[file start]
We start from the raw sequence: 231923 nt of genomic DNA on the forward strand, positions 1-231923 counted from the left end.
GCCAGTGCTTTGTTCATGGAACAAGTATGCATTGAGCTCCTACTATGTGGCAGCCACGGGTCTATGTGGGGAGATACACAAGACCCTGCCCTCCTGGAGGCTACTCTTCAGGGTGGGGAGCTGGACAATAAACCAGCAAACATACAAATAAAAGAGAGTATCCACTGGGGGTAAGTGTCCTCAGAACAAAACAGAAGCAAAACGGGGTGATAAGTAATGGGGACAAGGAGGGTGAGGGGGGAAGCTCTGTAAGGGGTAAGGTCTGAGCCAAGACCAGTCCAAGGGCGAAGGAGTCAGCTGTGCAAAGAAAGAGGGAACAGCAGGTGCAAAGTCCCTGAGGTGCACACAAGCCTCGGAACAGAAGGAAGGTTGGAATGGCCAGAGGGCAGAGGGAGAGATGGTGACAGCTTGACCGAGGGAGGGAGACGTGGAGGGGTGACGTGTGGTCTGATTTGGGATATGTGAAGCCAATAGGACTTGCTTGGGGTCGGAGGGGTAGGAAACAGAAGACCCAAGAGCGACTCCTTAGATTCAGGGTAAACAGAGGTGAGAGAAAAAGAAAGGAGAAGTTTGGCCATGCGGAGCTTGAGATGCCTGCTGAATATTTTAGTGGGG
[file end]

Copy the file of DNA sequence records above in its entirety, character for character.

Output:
We start from the raw sequence: 231923 nt of genomic DNA on the forward strand, positions 1-231923 counted from the left end.
GCCAGTGCTTTGTTCATGGAACAAGTATGCATTGAGCTCCTACTATGTGGCAGCCACGGGTCTATGTGGGGAGATACACAAGACCCTGCCCTCCTGGAGGCTACTCTTCAGGGTGGGGAGCTGGACAATAAACCAGCAAACATACAAATAAAAGAGAGTATCCACTGGGGGTAAGTGTCCTCAGAACAAAACAGAAGCAAAACGGGGTGATAAGTAATGGGGACAAGGAGGGTGAGGGGGGAAGCTCTGTAAGGGGTAAGGTCTGAGCCAAGACCAGTCCAAGGGCGAAGGAGTCAGCTGTGCAAAGAAAGAGGGAACAGCAGGTGCAAAGTCCCTGAGGTGCACACAAGCCTCGGAACAGAAGGAAGGTTGGAATGGCCAGAGGGCAGAGGGAGAGATGGTGACAGCTTGACCGAGGGAGGGAGACGTGGAGGGGTGACGTGTGGTCTGATTTGGGATATGTGAAGCCAATAGGACTTGCTTGGGGTCGGAGGGGTAGGAAACAGAAGACCCAAGAGCGACTCCTTAGATTCAGGGTAAACAGAGGTGAGAGAAAAAGAAAGGAGAAGTTTGGCCATGCGGAGCTTGAGATGCCTGCTGAATATTTTAGTGGGG